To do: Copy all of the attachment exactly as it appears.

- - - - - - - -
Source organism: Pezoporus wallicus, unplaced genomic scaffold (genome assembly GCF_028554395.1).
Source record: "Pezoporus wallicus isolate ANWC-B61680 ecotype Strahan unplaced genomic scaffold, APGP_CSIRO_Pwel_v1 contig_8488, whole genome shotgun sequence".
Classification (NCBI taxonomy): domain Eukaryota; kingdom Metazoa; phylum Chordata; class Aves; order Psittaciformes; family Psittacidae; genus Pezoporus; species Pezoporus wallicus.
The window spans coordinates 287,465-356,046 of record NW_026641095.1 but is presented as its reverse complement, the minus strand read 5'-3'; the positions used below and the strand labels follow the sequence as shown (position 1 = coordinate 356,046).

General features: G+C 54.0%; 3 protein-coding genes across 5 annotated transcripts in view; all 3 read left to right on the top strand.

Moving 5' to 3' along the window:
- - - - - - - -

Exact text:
Source organism: Pezoporus wallicus, unplaced genomic scaffold (genome assembly GCF_028554395.1).
Source record: "Pezoporus wallicus isolate ANWC-B61680 ecotype Strahan unplaced genomic scaffold, APGP_CSIRO_Pwel_v1 contig_8488, whole genome shotgun sequence".
Classification (NCBI taxonomy): domain Eukaryota; kingdom Metazoa; phylum Chordata; class Aves; order Psittaciformes; family Psittacidae; genus Pezoporus; species Pezoporus wallicus.
The window spans coordinates 287,465-356,046 of record NW_026641095.1 but is presented as its reverse complement, the minus strand read 5'-3'; the positions used below and the strand labels follow the sequence as shown (position 1 = coordinate 356,046).

General features: G+C 54.0%; 3 protein-coding genes across 5 annotated transcripts in view; all 3 read left to right on the top strand.

Moving 5' to 3' along the window: